I’m a stateless child so I can’t go to school — Thabo’s story

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A problem which we don’t hear very much about is that of statelessness. It’s almost taken for granted that one automatically gains citizenship from their land of birth. This proves the oblivion in which we live. The complicated reality that exists for far too many who are not able to claim citizenship is a despicable fate suffered by so many in our world. The problems are unthinkably tragic and have disastrous consequences. Read on to hear what Fikile-Ntsikelelo Moya learned when he interviewed the family of a 7-year-old stateless child living in South Africa.

Do not be surprised if little Thabo* laughs when he or his stepmom Mary* hear, ‘according to South African law, the best interests of the child are paramount on all matters concerning the child.’ To them, a more plausible framing of that statement would be ‘only the best interests of children born of South Africans are paramount.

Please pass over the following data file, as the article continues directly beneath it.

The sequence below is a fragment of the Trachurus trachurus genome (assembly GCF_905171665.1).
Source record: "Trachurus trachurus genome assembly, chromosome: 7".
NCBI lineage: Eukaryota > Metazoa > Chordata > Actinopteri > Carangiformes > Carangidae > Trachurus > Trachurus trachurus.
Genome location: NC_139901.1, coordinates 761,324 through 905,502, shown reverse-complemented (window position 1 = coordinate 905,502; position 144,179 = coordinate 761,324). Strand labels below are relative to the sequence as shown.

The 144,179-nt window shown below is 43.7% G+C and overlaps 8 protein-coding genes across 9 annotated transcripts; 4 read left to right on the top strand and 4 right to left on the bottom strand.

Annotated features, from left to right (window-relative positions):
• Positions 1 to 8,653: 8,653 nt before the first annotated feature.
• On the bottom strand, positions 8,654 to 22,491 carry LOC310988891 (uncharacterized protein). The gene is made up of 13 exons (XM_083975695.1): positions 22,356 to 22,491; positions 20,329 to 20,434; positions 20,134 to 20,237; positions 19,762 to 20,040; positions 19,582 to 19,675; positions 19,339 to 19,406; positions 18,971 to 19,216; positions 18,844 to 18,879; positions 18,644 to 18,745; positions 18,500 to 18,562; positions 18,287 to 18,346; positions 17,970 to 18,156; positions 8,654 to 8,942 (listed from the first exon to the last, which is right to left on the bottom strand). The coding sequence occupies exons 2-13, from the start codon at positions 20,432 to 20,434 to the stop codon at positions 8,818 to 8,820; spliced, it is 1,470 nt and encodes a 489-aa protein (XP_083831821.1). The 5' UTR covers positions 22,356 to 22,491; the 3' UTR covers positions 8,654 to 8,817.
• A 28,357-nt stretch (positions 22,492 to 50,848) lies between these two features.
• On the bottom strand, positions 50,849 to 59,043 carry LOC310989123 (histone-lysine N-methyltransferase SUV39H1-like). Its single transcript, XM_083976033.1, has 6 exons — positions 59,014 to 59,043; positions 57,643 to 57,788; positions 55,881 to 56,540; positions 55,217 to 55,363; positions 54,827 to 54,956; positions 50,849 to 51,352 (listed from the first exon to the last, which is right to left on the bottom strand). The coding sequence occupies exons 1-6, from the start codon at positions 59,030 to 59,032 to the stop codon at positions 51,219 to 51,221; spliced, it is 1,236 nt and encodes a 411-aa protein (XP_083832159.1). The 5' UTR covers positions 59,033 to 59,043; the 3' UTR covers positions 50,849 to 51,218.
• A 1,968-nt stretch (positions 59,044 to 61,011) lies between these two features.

This is because 7-year-old Thabo cannot enrol for school. Every day he has to watch his siblings wake up, get ready and go to school while he spends the day at home in Musina near the South Africa-Zimbabwe border.

This is not due to Mary’s lack of trying to get Thabo into school.

Thabo was born in South Africa of a Zimbabwean mother and a South African father who never married.

His mother — who was undocumented — left him with his paternal grandmother when he was an infant and nobody knows what happened to her after she left.

As he was born of an undocumented foreign national, Thabo similarly is an undocumented child which means that he cannot inherit his father’s citizenship. He must live with his mother’s undocumented status.

As a consequence of this he cannot be enrolled at the local school because schools require children to have a birth certificate, proof of guardianship and/or custody as well as a record of immunisations depending on the child’s age.